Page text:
CHINA'S INVESTMENT FOR AFRICA: $35 BLN
FT - Africa attracted more Chinese state lending for energy infrastructure than any other region last year, highlighting Beijing's view of the continent's growing economic and strategic importance.
A study by Boston University academics shows that nearly one-third, or $6.8bn, of the $25.6bn that China's state-owned development banks lent last year to energy projects worldwide went to African countries. This was ahead of south Asia, with $5.84bn.
The loans bring total Chinese energy finance in Africa since 2000 to $34.8bn. While this is well behind the $69bn lent in Europe and Central Asia, the $62bn in Latin America and the $60bn in Asia over the same period, the 2017 data illustrate Africa's growing importance.
"China is trying to replicate its model of development in Africa to show the world that the Chinese economic model really works," said Yu Jie of LSE Ideas, a think-tank based at London School of Economics.
The strong lending follows a 2015 promise by Xi Jinping, China's leader, for a total of $60bn in Chinese investments to Africa by the end of this year to demonstrate what he called a "common future". Statistics on how close Beijing is to realising the overall $60bn target are not yet available, analysts said.
Some soundings, though, suggest a growing affinity. An 2016 Afrobarometer survey of 36 African countries found that 63 per cent of Africans found China's influence "somewhat" or "very" positive. Asked which countries provided the best development model for Africa, China placed second only to the US with 24 per cent and 30 per cent respectively.
Financing energy projects is one of the main strands in China's push to win market share and diplomatic friends in developing counties by building much-needed infrastructure.
Power generation and transmission were the largest lending segment, accounting for $22.3bn of the total, with the remainder being going to oil and gas exploration and extraction, according to data from Boston University's Global Development Policy Centre. All the $6.8bn in 2017 lending to Africa was for power projects.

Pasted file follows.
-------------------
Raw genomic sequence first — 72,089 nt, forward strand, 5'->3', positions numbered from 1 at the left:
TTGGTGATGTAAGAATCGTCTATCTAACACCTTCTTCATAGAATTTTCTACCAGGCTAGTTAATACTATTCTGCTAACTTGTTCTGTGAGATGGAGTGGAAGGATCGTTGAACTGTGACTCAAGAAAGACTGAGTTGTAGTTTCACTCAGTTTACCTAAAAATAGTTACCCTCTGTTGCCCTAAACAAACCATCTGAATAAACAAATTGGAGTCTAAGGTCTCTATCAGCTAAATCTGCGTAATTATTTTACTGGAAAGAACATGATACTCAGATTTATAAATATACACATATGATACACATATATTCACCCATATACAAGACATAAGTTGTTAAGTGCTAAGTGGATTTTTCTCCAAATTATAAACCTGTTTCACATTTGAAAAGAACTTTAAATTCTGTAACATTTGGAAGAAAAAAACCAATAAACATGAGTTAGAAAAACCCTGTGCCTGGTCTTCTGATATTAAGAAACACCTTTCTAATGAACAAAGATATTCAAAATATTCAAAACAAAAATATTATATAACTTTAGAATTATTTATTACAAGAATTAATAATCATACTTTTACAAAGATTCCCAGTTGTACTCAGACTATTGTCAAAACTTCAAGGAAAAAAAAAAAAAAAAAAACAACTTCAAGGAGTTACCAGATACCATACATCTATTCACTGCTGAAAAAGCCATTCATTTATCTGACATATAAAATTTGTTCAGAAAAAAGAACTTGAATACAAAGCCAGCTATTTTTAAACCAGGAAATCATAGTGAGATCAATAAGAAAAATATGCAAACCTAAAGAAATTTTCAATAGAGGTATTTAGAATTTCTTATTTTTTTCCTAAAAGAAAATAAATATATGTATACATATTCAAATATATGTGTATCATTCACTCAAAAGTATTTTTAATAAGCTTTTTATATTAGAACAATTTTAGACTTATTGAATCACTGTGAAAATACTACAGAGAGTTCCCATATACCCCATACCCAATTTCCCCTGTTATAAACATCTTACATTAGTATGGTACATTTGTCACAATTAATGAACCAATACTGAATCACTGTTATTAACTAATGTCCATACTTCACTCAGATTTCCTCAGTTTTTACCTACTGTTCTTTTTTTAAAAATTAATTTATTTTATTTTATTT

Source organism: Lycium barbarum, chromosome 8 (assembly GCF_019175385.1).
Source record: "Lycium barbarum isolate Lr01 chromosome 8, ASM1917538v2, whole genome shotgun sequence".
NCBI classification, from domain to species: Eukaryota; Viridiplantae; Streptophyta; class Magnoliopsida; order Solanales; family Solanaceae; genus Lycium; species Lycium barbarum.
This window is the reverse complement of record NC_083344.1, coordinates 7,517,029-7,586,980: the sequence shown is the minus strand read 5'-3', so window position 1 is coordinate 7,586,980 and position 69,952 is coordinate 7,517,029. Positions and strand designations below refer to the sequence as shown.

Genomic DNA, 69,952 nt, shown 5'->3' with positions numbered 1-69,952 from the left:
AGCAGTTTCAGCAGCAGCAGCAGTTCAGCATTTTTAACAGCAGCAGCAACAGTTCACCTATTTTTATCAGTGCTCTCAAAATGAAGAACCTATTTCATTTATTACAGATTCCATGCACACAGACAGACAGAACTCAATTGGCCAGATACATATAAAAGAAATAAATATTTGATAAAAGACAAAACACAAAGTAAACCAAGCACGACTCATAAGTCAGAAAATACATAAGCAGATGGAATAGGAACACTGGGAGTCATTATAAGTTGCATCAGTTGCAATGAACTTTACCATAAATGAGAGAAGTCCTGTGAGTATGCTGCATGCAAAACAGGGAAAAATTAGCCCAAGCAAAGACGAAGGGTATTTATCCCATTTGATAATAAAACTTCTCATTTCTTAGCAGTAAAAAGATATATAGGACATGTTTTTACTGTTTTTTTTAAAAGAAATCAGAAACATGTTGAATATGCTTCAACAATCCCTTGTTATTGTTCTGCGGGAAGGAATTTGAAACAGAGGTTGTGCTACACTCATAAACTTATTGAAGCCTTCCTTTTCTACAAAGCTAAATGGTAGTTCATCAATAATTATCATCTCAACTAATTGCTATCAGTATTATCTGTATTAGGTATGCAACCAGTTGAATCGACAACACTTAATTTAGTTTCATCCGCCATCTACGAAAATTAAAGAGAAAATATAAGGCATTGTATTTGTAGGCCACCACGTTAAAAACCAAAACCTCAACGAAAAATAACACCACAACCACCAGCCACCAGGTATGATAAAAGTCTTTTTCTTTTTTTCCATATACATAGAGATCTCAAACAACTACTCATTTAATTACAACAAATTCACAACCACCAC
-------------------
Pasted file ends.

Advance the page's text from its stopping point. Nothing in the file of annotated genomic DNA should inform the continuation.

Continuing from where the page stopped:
Geographically, the lending has been concentrated into six countries, with Angola, Nigeria, Zambia, Uganda, South Africa and Sudan getting $23.8bn of the total $34.8bn since 2000. The Boston University data tracks loans from the China Development Bank and Export-Import Bank of China, the world's two largest development banks.
The door to Chinese lenders has been left open by a comparative lack of action from the western-backed multilateral lenders. "Traditional multilateral development banks have not been forthcoming in big energy and China has been more than willing to fill the void," said Kevin Gallagher, professor of global development policy at Boston University.
In addition, Prof Gallagher said, Africa's demographic explosion, which is likely to lead to an additional 1.3bn people on the continent by 2050, underscored the demand for power generation and transmission for decades to come.
Further momentum behind China's engagement with Africa has come from the Belt and Road Initiative (BRI), a signature programme of Mr Xi to finance and build infrastructure in more than 80 countries in Asia, Africa, the Middle East and Europe.
In Asia and Europe, Beijing has experienced some resistance to the BRI, largely because of the size of debt burdens being incurred by some recipient countries and criticism over a perceived lack of contracts being awarded to local contractors. In Africa, so far, the BRI roll-out has been comparatively smooth, analysts said.
However, Rex Tillerson, the US secretary of state who is on a five-nation tour of Africa, warned on Thursday that the continent should be careful when accepting Chinese investment, saying countries should "not forfeit any elements of your sovereignty as you enter into such arrangements with China".
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